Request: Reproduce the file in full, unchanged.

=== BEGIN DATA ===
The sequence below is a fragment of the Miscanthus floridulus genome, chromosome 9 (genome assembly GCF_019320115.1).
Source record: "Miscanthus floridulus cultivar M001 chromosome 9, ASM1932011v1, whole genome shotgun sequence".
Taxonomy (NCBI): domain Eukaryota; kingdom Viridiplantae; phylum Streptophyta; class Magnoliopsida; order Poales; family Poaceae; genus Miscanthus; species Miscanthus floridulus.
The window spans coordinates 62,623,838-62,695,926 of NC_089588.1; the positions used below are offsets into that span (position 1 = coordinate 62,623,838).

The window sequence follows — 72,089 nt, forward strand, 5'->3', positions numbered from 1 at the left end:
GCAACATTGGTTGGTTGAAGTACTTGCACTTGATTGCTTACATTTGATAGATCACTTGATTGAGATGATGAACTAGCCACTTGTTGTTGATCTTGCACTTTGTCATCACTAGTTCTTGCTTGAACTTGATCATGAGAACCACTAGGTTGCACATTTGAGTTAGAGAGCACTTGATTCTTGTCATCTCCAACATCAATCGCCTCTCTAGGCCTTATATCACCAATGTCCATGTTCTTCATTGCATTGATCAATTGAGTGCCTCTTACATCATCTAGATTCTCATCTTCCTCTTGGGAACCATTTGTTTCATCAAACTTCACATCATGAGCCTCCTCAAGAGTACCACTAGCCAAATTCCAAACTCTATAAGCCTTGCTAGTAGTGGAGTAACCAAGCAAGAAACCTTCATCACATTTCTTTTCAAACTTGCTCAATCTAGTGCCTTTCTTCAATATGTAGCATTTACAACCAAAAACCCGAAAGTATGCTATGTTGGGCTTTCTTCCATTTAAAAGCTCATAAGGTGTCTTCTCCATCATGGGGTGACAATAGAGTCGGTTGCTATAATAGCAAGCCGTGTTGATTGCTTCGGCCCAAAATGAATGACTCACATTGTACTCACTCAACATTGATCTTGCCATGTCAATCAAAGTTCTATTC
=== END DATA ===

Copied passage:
The sequence below is a fragment of the Miscanthus floridulus genome, chromosome 9 (genome assembly GCF_019320115.1).
Source record: "Miscanthus floridulus cultivar M001 chromosome 9, ASM1932011v1, whole genome shotgun sequence".
Taxonomy (NCBI): domain Eukaryota; kingdom Viridiplantae; phylum Streptophyta; class Magnoliopsida; order Poales; family Poaceae; genus Miscanthus; species Miscanthus floridulus.
The window spans coordinates 62,623,838-62,695,926 of NC_089588.1; the positions used below are offsets into that span (position 1 = coordinate 62,623,838).

The window sequence follows — 72,089 nt, forward strand, 5'->3', positions numbered from 1 at the left end:
GCAACATTGGTTGGTTGAAGTACTTGCACTTGATTGCTTACATTTGATAGATCACTTGATTGAGATGATGAACTAGCCACTTGTTGTTGATCTTGCACTTTGTCATCACTAGTTCTTGCTTGAACTTGATCATGAGAACCACTAGGTTGCACATTTGAGTTAGAGAGCACTTGATTCTTGTCATCTCCAACATCAATCGCCTCTCTAGGCCTTATATCACCAATGTCCATGTTCTTCATTGCATTGATCAATTGAGTGCCTCTTACATCATCTAGATTCTCATCTTCCTCTTGGGAACCATTTGTTTCATCAAACTTCACATCATGAGCCTCCTCAAGAGTACCACTAGCCAAATTCCAAACTCTATAAGCCTTGCTAGTAGTGGAGTAACCAAGCAAGAAACCTTCATCACATTTCTTTTCAAACTTGCTCAATCTAGTGCCTTTCTTCAATATGTAGCATTTACAACCAAAAACCCGAAAGTATGCTATGTTGGGCTTTCTTCCATTTAAAAGCTCATAAGGTGTCTTCTCCATCATGGGGTGACAATAGAGTCGGTTGCTATAATAGCAAGCCGTGTTGATTGCTTCGGCCCAAAATGAATGACTCACATTGTACTCACTCAACATTGATCTTGCCATGTCAATCAAAGTTCTATTC